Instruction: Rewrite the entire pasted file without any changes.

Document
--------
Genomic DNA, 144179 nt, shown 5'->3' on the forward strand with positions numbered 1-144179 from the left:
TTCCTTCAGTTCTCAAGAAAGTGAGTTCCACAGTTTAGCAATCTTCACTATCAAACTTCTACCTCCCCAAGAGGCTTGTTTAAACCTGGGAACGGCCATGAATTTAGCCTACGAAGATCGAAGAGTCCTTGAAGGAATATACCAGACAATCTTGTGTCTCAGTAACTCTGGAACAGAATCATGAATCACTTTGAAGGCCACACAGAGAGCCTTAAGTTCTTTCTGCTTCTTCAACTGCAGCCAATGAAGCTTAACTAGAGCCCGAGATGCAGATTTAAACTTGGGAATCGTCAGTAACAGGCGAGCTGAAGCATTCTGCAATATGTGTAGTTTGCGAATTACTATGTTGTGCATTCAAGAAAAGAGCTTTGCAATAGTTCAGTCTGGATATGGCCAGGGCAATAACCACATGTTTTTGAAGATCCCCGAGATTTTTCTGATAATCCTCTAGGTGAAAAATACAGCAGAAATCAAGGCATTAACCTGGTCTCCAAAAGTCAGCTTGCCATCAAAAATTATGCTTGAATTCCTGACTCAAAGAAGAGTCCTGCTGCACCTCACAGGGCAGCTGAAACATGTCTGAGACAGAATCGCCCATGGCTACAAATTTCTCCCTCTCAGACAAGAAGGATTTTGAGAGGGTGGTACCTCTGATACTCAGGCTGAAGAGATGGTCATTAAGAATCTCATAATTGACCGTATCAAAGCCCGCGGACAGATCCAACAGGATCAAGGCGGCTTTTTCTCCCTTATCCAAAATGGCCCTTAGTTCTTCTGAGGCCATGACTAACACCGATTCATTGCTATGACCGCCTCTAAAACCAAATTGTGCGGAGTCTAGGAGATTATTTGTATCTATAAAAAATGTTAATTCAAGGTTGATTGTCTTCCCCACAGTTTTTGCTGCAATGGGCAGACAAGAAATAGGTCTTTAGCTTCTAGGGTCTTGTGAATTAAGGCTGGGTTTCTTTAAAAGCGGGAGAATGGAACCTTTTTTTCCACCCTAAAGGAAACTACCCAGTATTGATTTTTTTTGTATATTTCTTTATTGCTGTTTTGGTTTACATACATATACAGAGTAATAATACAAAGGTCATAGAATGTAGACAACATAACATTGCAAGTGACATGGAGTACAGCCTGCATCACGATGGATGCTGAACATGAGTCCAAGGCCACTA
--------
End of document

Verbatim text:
Genomic DNA, 144179 nt, shown 5'->3' on the forward strand with positions numbered 1-144179 from the left:
TTCCTTCAGTTCTCAAGAAAGTGAGTTCCACAGTTTAGCAATCTTCACTATCAAACTTCTACCTCCCCAAGAGGCTTGTTTAAACCTGGGAACGGCCATGAATTTAGCCTACGAAGATCGAAGAGTCCTTGAAGGAATATACCAGACAATCTTGTGTCTCAGTAACTCTGGAACAGAATCATGAATCACTTTGAAGGCCACACAGAGAGCCTTAAGTTCTTTCTGCTTCTTCAACTGCAGCCAATGAAGCTTAACTAGAGCCCGAGATGCAGATTTAAACTTGGGAATCGTCAGTAACAGGCGAGCTGAAGCATTCTGCAATATGTGTAGTTTGCGAATTACTATGTTGTGCATTCAAGAAAAGAGCTTTGCAATAGTTCAGTCTGGATATGGCCAGGGCAATAACCACATGTTTTTGAAGATCCCCGAGATTTTTCTGATAATCCTCTAGGTGAAAAATACAGCAGAAATCAAGGCATTAACCTGGTCTCCAAAAGTCAGCTTGCCATCAAAAATTATGCTTGAATTCCTGACTCAAAGAAGAGTCCTGCTGCACCTCACAGGGCAGCTGAAACATGTCTGAGACAGAATCGCCCATGGCTACAAATTTCTCCCTCTCAGACAAGAAGGATTTTGAGAGGGTGGTACCTCTGATACTCAGGCTGAAGAGATGGTCATTAAGAATCTCATAATTGACCGTATCAAAGCCCGCGGACAGATCCAACAGGATCAAGGCGGCTTTTTCTCCCTTATCCAAAATGGCCCTTAGTTCTTCTGAGGCCATGACTAACACCGATTCATTGCTATGACCGCCTCTAAAACCAAATTGTGCGGAGTCTAGGAGATTATTTGTATCTATAAAAAATGTTAATTCAAGGTTGATTGTCTTCCCCACAGTTTTTGCTGCAATGGGCAGACAAGAAATAGGTCTTTAGCTTCTAGGGTCTTGTGAATTAAGGCTGGGTTTCTTTAAAAGCGGGAGAATGGAACCTTTTTTTCCACCCTAAAGGAAACTACCCAGTATTGATTTTTTTTGTATATTTCTTTATTGCTGTTTTGGTTTACATACATATACAGAGTAATAATACAAAGGTCATAGAATGTAGACAACATAACATTGCAAGTGACATGGAGTACAGCCTGCATCACGATGGATGCTGAACATGAGTCCAAGGCCACTA